Mersehead Recent Sightings 5th- 11th October

It was another wet start to the week with the reserve entrance road again flooding on Saturday and meaning wellies were still an essential requirement when visiting the hides. However, it did mean that there was a lot of water around on the reserve attracting lots of birds in. A large flash that formed in one of the fields along Rainbow Lane was holding over 1000 birds on most days. A majority of these were Teal (640), but also present were 390 Barnacle Geese, 310 Lapwing, 75 Wigeon, 15 Shoveler and, giving an idea of how deep the water was, 7 Tufted Duck! They were also joined by half-a-dozen Curlew, and on Saturday a Ruff dropped in and spent the day feeding along the edges of the pool; a scarce visitor to the reserve.

Wigeon and Shoveler.  Photo credit: Andy Hay

Elsewhere, geese numbers continue to increase with 33,000 Barnacles now on the Solway, with 7000 counted on the reserve during the coordinated count on Wednesday. Coupled with the thousands of Pink-feet moving around, the reserve is now teeming with life. The first leucistic Barnacle Goose of the winter also appeared on Monday. It sticks out like a sore thumb amongst the flocks of generally dark-looking Barnacle Geese and is relatively easy to spot, so keep your eyes peeled.

Leucistic Barnacle Goose.  Photo credit: Ed Tooth

It’s not all about the wetlands though. October can be one of the most magical times of year as winter visitors arrive and the last of the summer visitors move south to warmer climes. The hedges and woodlands now buzz with the sound of Long-tailed Tit flocks; a sight to warm the soul on a cold autumn day. But, look a little closer and these flocks are often carrying other species with them. Some stiff easterly winds at the start of the week bought a notable influx of Chiffchaff and Goldcrest, with 15+ and 60+ noted respectively. Also, amongst them was what could be the last record of Blackcap for the year and a late Swallow was also seen making its way south over Rainbow Lane.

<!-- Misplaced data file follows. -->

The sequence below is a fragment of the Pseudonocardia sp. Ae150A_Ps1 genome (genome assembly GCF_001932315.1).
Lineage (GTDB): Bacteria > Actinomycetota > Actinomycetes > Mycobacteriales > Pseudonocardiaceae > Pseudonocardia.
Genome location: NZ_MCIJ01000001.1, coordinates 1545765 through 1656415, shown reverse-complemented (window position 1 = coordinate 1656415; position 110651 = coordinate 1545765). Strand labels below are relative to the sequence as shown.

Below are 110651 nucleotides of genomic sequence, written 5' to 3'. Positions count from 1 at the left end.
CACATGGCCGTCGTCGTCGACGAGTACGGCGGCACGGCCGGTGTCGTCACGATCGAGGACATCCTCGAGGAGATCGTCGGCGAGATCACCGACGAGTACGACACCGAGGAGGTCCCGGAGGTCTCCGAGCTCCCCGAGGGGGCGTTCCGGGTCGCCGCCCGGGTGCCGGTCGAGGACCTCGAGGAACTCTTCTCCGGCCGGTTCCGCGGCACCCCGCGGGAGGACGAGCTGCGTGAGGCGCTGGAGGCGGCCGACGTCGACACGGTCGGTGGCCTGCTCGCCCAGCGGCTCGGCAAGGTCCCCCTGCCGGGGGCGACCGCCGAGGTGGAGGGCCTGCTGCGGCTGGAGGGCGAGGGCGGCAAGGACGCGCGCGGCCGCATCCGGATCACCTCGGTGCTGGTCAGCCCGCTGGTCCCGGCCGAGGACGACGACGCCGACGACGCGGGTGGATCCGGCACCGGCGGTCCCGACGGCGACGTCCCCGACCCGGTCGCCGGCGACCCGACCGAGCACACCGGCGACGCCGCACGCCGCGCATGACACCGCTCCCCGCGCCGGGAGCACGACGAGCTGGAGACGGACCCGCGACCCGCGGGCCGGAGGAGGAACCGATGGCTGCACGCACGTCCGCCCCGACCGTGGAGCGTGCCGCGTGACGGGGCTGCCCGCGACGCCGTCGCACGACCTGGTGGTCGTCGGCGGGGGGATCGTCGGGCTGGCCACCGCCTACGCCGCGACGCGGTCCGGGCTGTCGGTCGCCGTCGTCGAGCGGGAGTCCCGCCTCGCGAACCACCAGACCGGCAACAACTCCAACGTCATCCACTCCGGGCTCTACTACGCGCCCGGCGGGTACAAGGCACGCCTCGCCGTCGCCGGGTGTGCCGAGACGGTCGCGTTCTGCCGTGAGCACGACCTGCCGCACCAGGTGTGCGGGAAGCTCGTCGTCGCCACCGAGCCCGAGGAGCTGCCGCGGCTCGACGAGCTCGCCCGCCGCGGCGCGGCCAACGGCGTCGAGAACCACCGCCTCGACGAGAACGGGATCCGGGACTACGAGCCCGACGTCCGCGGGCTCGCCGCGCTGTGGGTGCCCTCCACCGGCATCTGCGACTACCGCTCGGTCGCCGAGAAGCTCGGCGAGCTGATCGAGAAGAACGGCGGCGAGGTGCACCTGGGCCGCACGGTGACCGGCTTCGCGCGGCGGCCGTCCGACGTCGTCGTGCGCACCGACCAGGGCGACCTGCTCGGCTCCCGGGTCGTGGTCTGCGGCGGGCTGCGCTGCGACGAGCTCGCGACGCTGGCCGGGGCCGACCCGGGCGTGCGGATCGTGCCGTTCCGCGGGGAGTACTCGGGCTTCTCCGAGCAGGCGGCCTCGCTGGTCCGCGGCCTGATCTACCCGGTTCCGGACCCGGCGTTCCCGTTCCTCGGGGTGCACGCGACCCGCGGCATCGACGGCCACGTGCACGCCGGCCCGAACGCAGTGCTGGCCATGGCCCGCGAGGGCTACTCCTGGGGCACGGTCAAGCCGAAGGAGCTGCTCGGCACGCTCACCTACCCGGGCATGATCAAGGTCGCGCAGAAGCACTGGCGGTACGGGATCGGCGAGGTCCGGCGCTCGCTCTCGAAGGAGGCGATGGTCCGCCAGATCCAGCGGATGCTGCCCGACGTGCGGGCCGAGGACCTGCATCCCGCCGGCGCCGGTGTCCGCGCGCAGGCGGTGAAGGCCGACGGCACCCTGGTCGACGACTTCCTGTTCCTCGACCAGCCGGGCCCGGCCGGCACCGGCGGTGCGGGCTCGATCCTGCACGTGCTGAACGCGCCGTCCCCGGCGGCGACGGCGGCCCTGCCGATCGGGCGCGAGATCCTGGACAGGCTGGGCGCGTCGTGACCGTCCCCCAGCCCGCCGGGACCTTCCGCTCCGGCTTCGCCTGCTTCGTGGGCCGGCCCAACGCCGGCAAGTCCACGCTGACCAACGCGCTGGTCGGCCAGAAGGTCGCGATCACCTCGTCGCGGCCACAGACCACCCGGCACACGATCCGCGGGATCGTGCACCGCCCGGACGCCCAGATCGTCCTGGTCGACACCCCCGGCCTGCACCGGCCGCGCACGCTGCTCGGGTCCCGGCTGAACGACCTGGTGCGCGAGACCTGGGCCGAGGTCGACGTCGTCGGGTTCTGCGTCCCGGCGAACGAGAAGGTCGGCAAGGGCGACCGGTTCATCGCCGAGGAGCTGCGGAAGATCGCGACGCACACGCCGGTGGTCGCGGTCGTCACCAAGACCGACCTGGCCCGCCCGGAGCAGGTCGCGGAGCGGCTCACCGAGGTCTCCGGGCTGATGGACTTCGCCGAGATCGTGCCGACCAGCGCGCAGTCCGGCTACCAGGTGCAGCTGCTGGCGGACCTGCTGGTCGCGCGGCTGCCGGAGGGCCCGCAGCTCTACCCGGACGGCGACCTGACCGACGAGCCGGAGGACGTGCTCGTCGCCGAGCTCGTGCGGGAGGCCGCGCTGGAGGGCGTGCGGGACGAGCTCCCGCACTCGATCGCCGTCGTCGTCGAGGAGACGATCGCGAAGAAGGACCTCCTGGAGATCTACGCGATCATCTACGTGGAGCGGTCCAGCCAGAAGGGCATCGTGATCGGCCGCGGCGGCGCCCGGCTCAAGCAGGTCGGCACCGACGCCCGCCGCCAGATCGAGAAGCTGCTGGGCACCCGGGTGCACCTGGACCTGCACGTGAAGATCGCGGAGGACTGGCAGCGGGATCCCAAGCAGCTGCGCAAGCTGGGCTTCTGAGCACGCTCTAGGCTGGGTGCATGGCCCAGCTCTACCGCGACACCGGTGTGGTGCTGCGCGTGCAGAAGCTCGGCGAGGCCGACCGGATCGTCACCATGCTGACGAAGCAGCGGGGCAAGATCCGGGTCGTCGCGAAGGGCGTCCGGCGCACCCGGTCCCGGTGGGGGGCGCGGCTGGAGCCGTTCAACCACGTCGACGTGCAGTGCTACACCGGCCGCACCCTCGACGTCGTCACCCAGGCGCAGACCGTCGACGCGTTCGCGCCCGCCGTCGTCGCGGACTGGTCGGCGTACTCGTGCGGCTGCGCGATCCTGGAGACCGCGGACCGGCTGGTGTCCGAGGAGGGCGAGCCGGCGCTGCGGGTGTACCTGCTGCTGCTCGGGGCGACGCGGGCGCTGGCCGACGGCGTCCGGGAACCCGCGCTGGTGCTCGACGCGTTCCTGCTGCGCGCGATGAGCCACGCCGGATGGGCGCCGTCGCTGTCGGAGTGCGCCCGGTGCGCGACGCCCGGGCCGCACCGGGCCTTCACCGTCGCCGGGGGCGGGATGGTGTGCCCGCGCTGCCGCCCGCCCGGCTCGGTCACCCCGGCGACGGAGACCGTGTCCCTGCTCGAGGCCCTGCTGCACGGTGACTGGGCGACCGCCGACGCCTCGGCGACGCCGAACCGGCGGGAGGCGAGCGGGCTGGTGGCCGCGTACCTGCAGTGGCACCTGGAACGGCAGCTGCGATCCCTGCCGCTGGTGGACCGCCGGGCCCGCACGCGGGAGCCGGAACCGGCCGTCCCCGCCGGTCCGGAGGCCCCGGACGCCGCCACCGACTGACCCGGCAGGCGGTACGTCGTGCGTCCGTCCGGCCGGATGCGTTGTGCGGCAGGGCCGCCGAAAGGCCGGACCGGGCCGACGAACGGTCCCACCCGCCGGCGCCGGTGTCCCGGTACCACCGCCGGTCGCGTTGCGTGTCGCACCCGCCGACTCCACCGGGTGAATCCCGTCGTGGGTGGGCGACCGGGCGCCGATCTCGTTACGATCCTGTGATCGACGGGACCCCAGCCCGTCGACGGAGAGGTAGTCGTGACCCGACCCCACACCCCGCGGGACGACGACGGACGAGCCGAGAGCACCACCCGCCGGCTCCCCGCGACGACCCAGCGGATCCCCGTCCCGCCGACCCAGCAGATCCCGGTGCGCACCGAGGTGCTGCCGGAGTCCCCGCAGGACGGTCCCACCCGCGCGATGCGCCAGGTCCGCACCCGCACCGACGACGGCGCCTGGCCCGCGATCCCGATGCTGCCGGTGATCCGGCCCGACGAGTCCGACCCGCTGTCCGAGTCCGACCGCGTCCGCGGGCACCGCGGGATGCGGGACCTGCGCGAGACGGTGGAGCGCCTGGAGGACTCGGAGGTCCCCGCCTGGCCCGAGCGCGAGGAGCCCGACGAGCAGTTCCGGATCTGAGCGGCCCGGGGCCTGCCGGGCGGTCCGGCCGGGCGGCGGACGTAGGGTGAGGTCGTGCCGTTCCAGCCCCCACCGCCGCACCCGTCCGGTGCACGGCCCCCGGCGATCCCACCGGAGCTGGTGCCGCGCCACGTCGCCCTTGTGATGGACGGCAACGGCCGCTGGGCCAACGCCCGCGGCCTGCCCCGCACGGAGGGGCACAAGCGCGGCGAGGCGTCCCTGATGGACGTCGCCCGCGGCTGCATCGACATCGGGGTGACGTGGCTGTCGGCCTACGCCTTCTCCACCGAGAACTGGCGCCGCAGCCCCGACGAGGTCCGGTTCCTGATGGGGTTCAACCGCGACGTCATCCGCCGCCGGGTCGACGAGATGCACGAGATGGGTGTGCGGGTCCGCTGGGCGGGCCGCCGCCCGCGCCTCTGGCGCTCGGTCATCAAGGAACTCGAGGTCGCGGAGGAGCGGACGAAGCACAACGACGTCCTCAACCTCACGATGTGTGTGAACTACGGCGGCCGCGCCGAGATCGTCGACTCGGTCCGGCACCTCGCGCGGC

Chiffchaff. RSPB images.

It’s also been a good week for raptors. The Merlin is now being seen almost daily, patrolling different parts of the reserve on the hunt for small birds. Keep an eye out around the woodlands and along Rainbow Lane. The Marsh Harrier continues to hunt the Reedbed, at least two Sparrowhawks are seen regularly and can pop up just about anywhere, and both Buzzard and Kestrel have also been seen hunting the saltmarsh and the wetlands. So, there’s plenty to see, and now that the final habitat management works have been carried out on the wetlands, the water levels will soon be raised, bringing in wildfowl in front of Bruaich Hide.

Marsh Harrier.  RSPB images.

Lana Blakely, Assistant Warden